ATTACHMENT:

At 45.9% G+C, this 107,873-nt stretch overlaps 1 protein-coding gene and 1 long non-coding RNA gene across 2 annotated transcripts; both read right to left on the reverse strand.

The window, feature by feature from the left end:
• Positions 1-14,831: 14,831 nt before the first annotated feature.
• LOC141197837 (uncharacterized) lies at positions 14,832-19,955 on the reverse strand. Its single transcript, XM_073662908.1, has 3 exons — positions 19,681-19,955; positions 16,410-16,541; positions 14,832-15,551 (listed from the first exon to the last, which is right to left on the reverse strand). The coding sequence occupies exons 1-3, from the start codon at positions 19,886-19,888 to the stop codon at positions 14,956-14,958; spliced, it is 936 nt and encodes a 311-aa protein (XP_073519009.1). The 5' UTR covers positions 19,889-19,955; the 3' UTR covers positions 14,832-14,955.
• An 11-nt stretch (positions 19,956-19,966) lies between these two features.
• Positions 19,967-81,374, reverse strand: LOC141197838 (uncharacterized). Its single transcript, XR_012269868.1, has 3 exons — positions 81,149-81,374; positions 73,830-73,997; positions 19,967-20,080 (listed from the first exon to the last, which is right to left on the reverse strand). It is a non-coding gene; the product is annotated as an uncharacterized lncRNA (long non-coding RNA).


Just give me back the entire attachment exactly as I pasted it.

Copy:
At 45.9% G+C, this 107,873-nt stretch overlaps 1 protein-coding gene and 1 long non-coding RNA gene across 2 annotated transcripts; both read right to left on the reverse strand.

The window, feature by feature from the left end:
• Positions 1-14,831: 14,831 nt before the first annotated feature.
• LOC141197837 (uncharacterized) lies at positions 14,832-19,955 on the reverse strand. Its single transcript, XM_073662908.1, has 3 exons — positions 19,681-19,955; positions 16,410-16,541; positions 14,832-15,551 (listed from the first exon to the last, which is right to left on the reverse strand). The coding sequence occupies exons 1-3, from the start codon at positions 19,886-19,888 to the stop codon at positions 14,956-14,958; spliced, it is 936 nt and encodes a 311-aa protein (XP_073519009.1). The 5' UTR covers positions 19,889-19,955; the 3' UTR covers positions 14,832-14,955.
• An 11-nt stretch (positions 19,956-19,966) lies between these two features.
• Positions 19,967-81,374, reverse strand: LOC141197838 (uncharacterized). Its single transcript, XR_012269868.1, has 3 exons — positions 81,149-81,374; positions 73,830-73,997; positions 19,967-20,080 (listed from the first exon to the last, which is right to left on the reverse strand). It is a non-coding gene; the product is annotated as an uncharacterized lncRNA (long non-coding RNA).